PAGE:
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haps the most striking instance of guide at the sad bewilderment into this, which I could have alleged, is which they have both strayed. It tends that of the celebrated French work much to heighten the sense of Mr.

-“ L'Ami des Hommes, ou Traité Malthus's helplessness in this partide la Population,” (written about the cular point—that of late years he has middle of the last century) which given himself the air too much of sets out deliberately from this prin- teazing Mr. Ricardo, one of the ciple, expressed almost in the very “ ugliest customers” in point of logic words of Mr. Malthus,~" Que la that ever entered the ring. Mr. Ricarmésure de la Subsistance est celle de la do is a most “ dangerous” man; and Population ;”—beats the bushes in Mr. Malthus would do well not to every direction about it; and yet meddle with so “ vicioue" a subject, (with the exception of one corollary whose arm (like Neate's) gives a on the supposed depopulating ten- blow like the kick of a horse. He dency of war and famine) deduces has hitherto contented himself very from it none but erroneous and Anti- goodnaturedly with gently laying Malthusian doctrines. That from a Mr. Malthus on his back ; but, if he truth apparently so barren any corol. should once turn round with a serious laries were deducible—was reserved determination to “ take the conceit for Mr. Malthus to show. As corol- out of him, Mr. Malthus would aslaries, it may be supposed that they suredly be “ put into chancery,” and imply a logical act of the understand suffer punishment” that must ing. In some small degree, no doubt; distress his friends.-Amongst those but no more than necessarily accom- whom Mr. Malthus has perplexed by panies every exercise of reason. his logic, I am not one : in matter of Though inferences, they are not re- logic, I hold myself impeccable; and, mote inferences, but immediate and to say nothing of my sober days, i proximate; and not dependent upon defy the devil and all the powers of each other, but collateral. Not lo- darkness to get any advantage over gic but a judicious choice of his me, even on those days when I am ground placed Mr. Malthus at once drunk, in relation to " Barbara, Cein a station from which he command- larent, Darii, or Ferio.” ed the whole truth at a glance-with “ Avoid, old Satanas !” I exclaim, a lucky dispensation from all neces- if any man attempts to fling dust in sity of continuous logical processes. my eyes by false syllogism, or any But such a dispensation is a privilege mode of dialectic sophism. And in indulged to few other parts of Politic relation to this particular subject of cal Economy, and least of all to that value, I flatter myself that in a pawhich is the foundation of all Politi- per expressly applied to the exposure cal Economy, viz. the doctrine of of Mr. Malthus's blunders in his Povalue. Having therefore repeatedly litical Economy, I have made it chosen to tamper with this difficult impossible for Mr. Malthus, even subject, Mr. Malthus has just made though he should take to his assistso many exposures of his intellectual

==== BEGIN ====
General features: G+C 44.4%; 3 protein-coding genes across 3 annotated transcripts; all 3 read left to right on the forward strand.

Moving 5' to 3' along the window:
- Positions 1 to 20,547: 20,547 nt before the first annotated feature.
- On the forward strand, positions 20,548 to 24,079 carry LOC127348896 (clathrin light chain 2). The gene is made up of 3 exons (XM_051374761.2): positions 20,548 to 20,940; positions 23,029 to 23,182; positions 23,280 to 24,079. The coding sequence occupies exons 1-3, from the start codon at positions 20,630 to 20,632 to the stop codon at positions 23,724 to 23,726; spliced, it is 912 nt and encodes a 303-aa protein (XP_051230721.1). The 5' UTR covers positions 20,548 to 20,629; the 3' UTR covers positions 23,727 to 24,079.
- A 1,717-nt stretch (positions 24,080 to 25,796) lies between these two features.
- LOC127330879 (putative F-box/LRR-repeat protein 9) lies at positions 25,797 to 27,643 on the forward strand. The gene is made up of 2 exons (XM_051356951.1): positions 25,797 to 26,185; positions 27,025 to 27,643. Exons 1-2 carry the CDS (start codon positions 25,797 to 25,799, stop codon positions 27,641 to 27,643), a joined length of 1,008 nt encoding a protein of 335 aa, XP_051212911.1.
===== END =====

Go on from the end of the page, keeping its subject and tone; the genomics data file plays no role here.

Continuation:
ance seven worse logicians than biminfirmities—which, but for this vo- self, to put down my light with their lunteer display, we might never have darkness. Meantime, as a labour of known. Of all the men of talents, shorter compass, I will call the readwhose writings I have read up to er's attention to the following blunder, this hour, Mr. Malthus has the most in a later work of Mr. Malthus's perplexed understanding. He is not viz. a pamphlet of 80 pages, entitled, only confused himself, but is the “ The Measure of Value, stated and cause that confusion is in other men. applied,” (published in the spring of Logical perplexity is shockingly con- the present year). The question tagious: and he, who takes Mr. Mal- proposed in this work is the same as thus for his guide through any tan- that already discussed in his Political gled question, ought to be able to Economy-viz. What is the measure box the compass very well; or before of value? But the answer to it is he has read 10 pages he will find different: in the Political Economy, himself (as the Westmorland guides the measure of value was determined express it) “maffled,”—and disposed to be a mean between com and lato sit down and fall a crying with his bour; in this pamphlet, Mr. Malthus retracts that opinion, and other words, what caused the race(finally, let us hope) settles it to his course to be this length rather than own satisfaction that the true mea- another length: but, if the answer sure is labour; not the quantity of were- “ An actual admeasurelabour, observe, which will produce ment,” it would then